What led you to your current role as a professor at Texas A&M University?

My dad (Dr. Jon Epps) has worked in asphalt materials within academia and the industry. He started his career at Texas A&M, and I always had him as an influence growing up—first in Texas and then in Nevada. I have followed my dad’s path in some ways, but also blazed my own trail.

Just like my dad, I went to Berkeley and studied civil engineering. I did my master’s in transportation and my PhD in asphalt materials with the same advisor, Professor Carl Monismith.

I then got my first job at Texas A&M, too. This is my 21st year here. I really enjoy teaching and mentoring students. I love how it all fits together: research, teaching and service.

What does a typical day on the job look like?

I commute about an hour to Texas A&M two or three days a week to facilitate my husband’s job in the Houston area. When I’m on campus, I do all my office hours, teaching and research meetings. When I’m at home, I do conference calls and get more of my writing done. It’s worked for the past 15 years.

How have you seen the engineering department at Texas A&M evolve?

The dean announced that the university wants to have 25,000 engineering students by 2025. That’s as big as some universities. So, there’s lots of new construction around us right now, including the new Center for Infrastructure Renewal (CIR) laboratory facility.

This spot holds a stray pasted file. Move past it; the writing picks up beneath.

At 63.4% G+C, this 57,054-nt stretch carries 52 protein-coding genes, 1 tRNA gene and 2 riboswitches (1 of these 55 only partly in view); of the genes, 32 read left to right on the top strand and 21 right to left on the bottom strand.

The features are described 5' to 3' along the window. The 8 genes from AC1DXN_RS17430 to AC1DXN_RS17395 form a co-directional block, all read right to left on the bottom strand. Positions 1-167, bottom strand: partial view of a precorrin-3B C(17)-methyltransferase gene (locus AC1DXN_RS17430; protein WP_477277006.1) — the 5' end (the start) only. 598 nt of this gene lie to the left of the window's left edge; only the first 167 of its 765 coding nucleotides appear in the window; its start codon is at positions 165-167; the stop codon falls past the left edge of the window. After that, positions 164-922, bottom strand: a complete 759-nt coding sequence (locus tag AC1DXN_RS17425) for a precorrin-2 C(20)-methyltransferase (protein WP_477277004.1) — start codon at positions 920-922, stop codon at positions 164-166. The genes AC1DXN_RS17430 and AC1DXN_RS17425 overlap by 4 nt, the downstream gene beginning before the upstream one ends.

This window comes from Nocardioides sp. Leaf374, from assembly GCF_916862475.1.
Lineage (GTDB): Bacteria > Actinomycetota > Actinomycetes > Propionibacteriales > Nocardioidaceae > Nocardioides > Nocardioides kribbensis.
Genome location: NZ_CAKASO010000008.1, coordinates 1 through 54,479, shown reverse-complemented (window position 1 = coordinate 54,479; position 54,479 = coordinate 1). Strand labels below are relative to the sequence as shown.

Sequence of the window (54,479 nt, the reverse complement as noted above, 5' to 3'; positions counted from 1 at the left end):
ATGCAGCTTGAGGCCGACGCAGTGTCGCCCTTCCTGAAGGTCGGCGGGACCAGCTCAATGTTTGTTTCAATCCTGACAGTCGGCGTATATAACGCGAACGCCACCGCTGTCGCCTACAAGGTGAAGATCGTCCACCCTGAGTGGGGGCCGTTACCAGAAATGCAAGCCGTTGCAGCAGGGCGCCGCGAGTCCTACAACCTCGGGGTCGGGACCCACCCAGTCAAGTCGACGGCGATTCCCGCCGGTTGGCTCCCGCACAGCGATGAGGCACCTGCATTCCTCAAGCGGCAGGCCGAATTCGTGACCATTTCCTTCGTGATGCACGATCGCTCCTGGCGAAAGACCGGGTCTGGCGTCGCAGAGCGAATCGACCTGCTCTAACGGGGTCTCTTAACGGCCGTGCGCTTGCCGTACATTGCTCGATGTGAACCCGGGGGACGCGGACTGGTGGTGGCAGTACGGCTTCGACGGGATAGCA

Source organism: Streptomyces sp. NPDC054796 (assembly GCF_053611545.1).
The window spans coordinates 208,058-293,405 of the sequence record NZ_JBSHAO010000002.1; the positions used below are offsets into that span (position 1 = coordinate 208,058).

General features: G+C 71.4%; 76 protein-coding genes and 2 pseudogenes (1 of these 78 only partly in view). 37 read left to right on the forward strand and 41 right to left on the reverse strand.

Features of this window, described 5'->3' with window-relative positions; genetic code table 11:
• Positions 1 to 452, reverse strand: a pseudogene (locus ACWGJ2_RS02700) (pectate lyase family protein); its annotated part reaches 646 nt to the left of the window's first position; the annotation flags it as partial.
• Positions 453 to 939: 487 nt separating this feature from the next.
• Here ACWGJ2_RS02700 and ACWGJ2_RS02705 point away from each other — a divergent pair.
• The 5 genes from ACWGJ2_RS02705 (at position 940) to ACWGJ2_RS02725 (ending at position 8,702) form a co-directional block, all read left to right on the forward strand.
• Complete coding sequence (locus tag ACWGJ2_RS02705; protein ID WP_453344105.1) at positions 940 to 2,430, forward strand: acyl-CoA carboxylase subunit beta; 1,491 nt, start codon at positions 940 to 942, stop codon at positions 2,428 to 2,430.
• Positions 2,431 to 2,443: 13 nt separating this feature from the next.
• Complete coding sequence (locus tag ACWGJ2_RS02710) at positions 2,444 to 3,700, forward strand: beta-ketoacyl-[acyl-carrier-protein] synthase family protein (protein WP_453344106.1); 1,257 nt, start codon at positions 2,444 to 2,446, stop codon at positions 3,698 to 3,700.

Can you describe the award-winning research that Swathi Mayi Theeda (a Blacklidge engineer and part of the Women in Asphalt series) was involved with under your direction?

One of my ongoing research threads is development of a surface performance grade, or SPG, specification for chip seal binders, which is what Swathi worked on. What’s exciting about that is it’s something that’s actually being implemented and used.

Basically, we have one way of specifying  binders—performance grade, or PG, binders for hot mix asphalt—when we mix asphalt binder with aggregate. The SPG specification is using the same tools but adapting it to chip seals, where we spray apply the binder and then put little aggregate chips on the top. We do a lot of this on more rural roads, especially in Texas. It’s adapting some of the things that everybody already believes in and has the equipment for, to another application.

Where would you like to see the industry go in the next 5-10 years?

Another of my research threads is recycled materials and sustainability. I have a big project right now that’s exciting and sort of high profile. It’s on trying to put more recycled materials into asphalt pavements. I think it’s great that asphalt pavements are the number one recycled product in America. Hopefully, the sustainability of asphalt materials can be improved while simultaneously providing good engineering performance and big economic savings for this high volume product.

What advice do you have for women who are interested in the field?

When you’re in a male dominated field, whether you want to be or not, you’re a role model. You just do the best you can, keep going forward and try to have an impact.

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